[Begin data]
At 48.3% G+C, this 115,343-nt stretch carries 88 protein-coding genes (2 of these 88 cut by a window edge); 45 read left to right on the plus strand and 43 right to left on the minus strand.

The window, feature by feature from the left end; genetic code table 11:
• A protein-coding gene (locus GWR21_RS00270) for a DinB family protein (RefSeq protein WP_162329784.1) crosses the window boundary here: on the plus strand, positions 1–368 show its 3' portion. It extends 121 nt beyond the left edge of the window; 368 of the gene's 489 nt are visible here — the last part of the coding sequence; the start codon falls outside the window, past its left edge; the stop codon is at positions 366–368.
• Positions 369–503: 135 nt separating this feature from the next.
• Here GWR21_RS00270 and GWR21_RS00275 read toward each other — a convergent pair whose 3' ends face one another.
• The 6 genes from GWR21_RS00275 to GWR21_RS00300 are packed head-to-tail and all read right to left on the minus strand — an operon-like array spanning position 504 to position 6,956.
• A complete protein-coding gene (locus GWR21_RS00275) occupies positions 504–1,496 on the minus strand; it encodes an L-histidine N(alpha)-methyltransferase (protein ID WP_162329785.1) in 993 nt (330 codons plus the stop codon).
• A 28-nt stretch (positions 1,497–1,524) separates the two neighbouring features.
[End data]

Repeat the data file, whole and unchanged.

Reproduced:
At 48.3% G+C, this 115,343-nt stretch carries 88 protein-coding genes (2 of these 88 cut by a window edge); 45 read left to right on the plus strand and 43 right to left on the minus strand.

The window, feature by feature from the left end; genetic code table 11:
• A protein-coding gene (locus GWR21_RS00270) for a DinB family protein (RefSeq protein WP_162329784.1) crosses the window boundary here: on the plus strand, positions 1–368 show its 3' portion. It extends 121 nt beyond the left edge of the window; 368 of the gene's 489 nt are visible here — the last part of the coding sequence; the start codon falls outside the window, past its left edge; the stop codon is at positions 366–368.
• Positions 369–503: 135 nt separating this feature from the next.
• Here GWR21_RS00270 and GWR21_RS00275 read toward each other — a convergent pair whose 3' ends face one another.
• The 6 genes from GWR21_RS00275 to GWR21_RS00300 are packed head-to-tail and all read right to left on the minus strand — an operon-like array spanning position 504 to position 6,956.
• A complete protein-coding gene (locus GWR21_RS00275) occupies positions 504–1,496 on the minus strand; it encodes an L-histidine N(alpha)-methyltransferase (protein ID WP_162329785.1) in 993 nt (330 codons plus the stop codon).
• A 28-nt stretch (positions 1,497–1,524) separates the two neighbouring features.